So does this mean the options to develop a more in-depth relationship to online content are skewed against us? Or just that we need to think more deliberately about how we separate out our likes from our loves, acknowledging that perhaps the things we love require us to create a separate place away from those we merely like?



The comfort of strangers – finding safety by putting eyes on the digital street

I recently read Danah Boyd’s “It’s complicated” which I enthusiastically recommend as a great dissection of many common concerns about the Internet. Boyd devotes chapters to topics such as identity, privacy, danger and addiction, discussing them in relation to the behaviour of teens online. In addressing the fears that adults have – many of which are seeded by media scare stories, she argues – Boyd is clearly flying a flag that proclaims “The kids are alright”. However, many of the ideas that she presents apply well beyond teens, and provide great starting points for conversations about our collective online behaviour and the assumptions we may have made about it.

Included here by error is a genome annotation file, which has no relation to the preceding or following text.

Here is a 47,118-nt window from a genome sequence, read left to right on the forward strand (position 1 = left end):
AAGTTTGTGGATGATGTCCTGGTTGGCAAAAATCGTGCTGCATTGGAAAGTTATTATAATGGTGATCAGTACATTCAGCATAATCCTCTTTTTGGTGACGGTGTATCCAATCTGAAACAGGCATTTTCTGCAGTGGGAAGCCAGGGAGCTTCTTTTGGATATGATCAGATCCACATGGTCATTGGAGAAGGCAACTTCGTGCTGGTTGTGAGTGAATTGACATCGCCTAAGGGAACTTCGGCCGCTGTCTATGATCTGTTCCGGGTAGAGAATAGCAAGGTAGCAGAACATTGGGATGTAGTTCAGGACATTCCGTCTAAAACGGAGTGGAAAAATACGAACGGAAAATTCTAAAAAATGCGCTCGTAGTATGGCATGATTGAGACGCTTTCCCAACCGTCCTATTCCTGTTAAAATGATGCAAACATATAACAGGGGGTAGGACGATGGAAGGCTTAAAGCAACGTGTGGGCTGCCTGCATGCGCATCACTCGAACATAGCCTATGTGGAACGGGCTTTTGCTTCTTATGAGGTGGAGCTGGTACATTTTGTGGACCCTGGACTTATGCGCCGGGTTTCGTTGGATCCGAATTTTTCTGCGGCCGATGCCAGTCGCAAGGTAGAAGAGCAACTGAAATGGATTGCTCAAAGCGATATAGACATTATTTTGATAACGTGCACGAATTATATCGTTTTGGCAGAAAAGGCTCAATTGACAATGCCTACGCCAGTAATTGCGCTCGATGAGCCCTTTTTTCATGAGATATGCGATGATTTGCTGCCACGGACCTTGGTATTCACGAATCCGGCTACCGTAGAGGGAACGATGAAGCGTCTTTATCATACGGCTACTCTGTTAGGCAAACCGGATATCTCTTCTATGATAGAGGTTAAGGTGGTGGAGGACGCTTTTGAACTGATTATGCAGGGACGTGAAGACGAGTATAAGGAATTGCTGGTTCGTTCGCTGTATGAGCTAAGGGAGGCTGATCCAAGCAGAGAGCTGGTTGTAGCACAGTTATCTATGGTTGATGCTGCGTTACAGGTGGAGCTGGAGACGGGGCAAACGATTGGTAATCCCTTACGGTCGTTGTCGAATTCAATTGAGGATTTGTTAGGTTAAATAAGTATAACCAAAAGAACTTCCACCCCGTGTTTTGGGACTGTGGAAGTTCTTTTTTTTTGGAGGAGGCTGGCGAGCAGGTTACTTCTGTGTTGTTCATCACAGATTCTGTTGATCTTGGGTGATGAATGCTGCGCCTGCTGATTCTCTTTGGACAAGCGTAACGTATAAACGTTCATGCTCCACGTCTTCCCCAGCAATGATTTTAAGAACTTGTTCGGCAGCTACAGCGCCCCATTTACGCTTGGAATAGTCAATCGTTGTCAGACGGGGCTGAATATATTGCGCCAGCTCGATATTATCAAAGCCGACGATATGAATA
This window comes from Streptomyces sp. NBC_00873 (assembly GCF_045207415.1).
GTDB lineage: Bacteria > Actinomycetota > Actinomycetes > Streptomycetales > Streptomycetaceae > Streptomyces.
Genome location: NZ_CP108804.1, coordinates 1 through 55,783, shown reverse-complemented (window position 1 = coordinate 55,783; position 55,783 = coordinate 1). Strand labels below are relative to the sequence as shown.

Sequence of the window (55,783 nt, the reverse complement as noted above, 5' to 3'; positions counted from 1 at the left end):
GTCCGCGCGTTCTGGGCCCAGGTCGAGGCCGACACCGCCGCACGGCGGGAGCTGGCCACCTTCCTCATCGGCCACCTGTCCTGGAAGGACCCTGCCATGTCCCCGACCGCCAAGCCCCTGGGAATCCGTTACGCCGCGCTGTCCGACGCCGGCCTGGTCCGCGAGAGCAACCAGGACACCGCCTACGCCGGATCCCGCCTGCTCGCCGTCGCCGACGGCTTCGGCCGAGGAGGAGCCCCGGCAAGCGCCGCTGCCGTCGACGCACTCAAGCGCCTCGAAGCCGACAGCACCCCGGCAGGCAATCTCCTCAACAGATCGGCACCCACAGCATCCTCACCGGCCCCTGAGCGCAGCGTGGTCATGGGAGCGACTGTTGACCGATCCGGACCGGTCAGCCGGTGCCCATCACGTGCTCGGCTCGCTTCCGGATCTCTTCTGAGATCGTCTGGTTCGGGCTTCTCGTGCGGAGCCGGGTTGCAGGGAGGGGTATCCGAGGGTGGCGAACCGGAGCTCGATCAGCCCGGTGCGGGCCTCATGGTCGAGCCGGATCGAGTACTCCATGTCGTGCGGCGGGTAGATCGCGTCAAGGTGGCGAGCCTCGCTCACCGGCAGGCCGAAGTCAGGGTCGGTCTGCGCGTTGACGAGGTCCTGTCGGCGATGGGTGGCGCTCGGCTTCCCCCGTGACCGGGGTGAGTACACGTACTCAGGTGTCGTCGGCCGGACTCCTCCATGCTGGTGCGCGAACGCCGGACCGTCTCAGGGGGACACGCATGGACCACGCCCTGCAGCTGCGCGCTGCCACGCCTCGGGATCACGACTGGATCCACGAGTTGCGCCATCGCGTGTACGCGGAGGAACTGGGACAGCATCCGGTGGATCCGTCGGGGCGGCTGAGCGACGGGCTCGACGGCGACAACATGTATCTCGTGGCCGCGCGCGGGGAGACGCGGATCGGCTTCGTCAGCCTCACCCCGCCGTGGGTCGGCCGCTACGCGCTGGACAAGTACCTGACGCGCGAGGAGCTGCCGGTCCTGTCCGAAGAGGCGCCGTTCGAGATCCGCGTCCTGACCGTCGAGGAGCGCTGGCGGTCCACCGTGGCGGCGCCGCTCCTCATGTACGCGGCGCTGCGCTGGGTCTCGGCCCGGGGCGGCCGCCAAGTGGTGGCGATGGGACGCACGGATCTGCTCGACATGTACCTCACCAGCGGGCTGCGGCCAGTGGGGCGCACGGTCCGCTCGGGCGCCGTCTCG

One of the sections of the book that particularly caught my attention was the conclusion of the chapter on danger. The majority of the chapter refutes the media-inflated idea that kids who use the internet are at risk from strangers lurking in chat rooms or on social networks.  Boyd argues the dangers to teens on the internet are not as scary as news stories might have us believe.

But she also acknowledges that teens do occasionally end up in destructive situations online. She explains that this is usually the product of troubles in their offline lives, ones that give them reasons to engage in risky or damaging behaviour online. In one example, a teenage girl detailed her struggles with abuse and suicidal thoughts via a public YouTube video, which tragically failed to get her the support that she clearly needed.